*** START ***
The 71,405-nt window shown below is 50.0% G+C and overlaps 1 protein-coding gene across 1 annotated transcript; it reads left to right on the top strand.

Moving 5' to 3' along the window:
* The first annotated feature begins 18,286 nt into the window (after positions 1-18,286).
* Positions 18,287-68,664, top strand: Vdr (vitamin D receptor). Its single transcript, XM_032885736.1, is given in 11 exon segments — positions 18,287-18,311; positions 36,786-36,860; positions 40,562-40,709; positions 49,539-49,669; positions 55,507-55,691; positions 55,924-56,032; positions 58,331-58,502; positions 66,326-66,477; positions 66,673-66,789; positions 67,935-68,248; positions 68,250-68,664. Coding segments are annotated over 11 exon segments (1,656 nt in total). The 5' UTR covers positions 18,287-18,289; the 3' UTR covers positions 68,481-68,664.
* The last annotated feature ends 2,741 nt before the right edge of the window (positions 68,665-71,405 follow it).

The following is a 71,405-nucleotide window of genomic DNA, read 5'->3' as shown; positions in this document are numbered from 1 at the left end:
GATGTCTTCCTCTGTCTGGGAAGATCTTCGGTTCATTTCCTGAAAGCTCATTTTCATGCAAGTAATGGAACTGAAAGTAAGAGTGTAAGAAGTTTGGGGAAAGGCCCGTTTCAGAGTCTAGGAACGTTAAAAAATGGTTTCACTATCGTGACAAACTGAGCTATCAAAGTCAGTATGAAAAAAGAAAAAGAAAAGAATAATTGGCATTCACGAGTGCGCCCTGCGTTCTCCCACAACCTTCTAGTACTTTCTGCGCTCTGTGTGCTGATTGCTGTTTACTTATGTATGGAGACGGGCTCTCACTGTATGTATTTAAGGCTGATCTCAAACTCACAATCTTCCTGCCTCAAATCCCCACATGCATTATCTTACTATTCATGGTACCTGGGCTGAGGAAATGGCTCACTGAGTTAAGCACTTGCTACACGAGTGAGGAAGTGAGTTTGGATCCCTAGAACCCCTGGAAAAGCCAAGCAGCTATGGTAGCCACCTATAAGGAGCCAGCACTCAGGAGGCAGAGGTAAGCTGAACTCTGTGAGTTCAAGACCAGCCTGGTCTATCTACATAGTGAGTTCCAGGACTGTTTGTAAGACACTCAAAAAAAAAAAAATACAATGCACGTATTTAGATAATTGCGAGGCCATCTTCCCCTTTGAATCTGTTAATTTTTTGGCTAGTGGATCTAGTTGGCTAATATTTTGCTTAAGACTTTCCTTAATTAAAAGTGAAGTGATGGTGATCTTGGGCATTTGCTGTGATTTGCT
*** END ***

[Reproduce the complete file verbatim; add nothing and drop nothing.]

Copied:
The 71,405-nt window shown below is 50.0% G+C and overlaps 1 protein-coding gene across 1 annotated transcript; it reads left to right on the top strand.

Moving 5' to 3' along the window:
* The first annotated feature begins 18,286 nt into the window (after positions 1-18,286).
* Positions 18,287-68,664, top strand: Vdr (vitamin D receptor). Its single transcript, XM_032885736.1, is given in 11 exon segments — positions 18,287-18,311; positions 36,786-36,860; positions 40,562-40,709; positions 49,539-49,669; positions 55,507-55,691; positions 55,924-56,032; positions 58,331-58,502; positions 66,326-66,477; positions 66,673-66,789; positions 67,935-68,248; positions 68,250-68,664. Coding segments are annotated over 11 exon segments (1,656 nt in total). The 5' UTR covers positions 18,287-18,289; the 3' UTR covers positions 68,481-68,664.
* The last annotated feature ends 2,741 nt before the right edge of the window (positions 68,665-71,405 follow it).

The following is a 71,405-nucleotide window of genomic DNA, read 5'->3' as shown; positions in this document are numbered from 1 at the left end:
GATGTCTTCCTCTGTCTGGGAAGATCTTCGGTTCATTTCCTGAAAGCTCATTTTCATGCAAGTAATGGAACTGAAAGTAAGAGTGTAAGAAGTTTGGGGAAAGGCCCGTTTCAGAGTCTAGGAACGTTAAAAAATGGTTTCACTATCGTGACAAACTGAGCTATCAAAGTCAGTATGAAAAAAGAAAAAGAAAAGAATAATTGGCATTCACGAGTGCGCCCTGCGTTCTCCCACAACCTTCTAGTACTTTCTGCGCTCTGTGTGCTGATTGCTGTTTACTTATGTATGGAGACGGGCTCTCACTGTATGTATTTAAGGCTGATCTCAAACTCACAATCTTCCTGCCTCAAATCCCCACATGCATTATCTTACTATTCATGGTACCTGGGCTGAGGAAATGGCTCACTGAGTTAAGCACTTGCTACACGAGTGAGGAAGTGAGTTTGGATCCCTAGAACCCCTGGAAAAGCCAAGCAGCTATGGTAGCCACCTATAAGGAGCCAGCACTCAGGAGGCAGAGGTAAGCTGAACTCTGTGAGTTCAAGACCAGCCTGGTCTATCTACATAGTGAGTTCCAGGACTGTTTGTAAGACACTCAAAAAAAAAAAAATACAATGCACGTATTTAGATAATTGCGAGGCCATCTTCCCCTTTGAATCTGTTAATTTTTTGGCTAGTGGATCTAGTTGGCTAATATTTTGCTTAAGACTTTCCTTAATTAAAAGTGAAGTGATGGTGATCTTGGGCATTTGCTGTGATTTGCT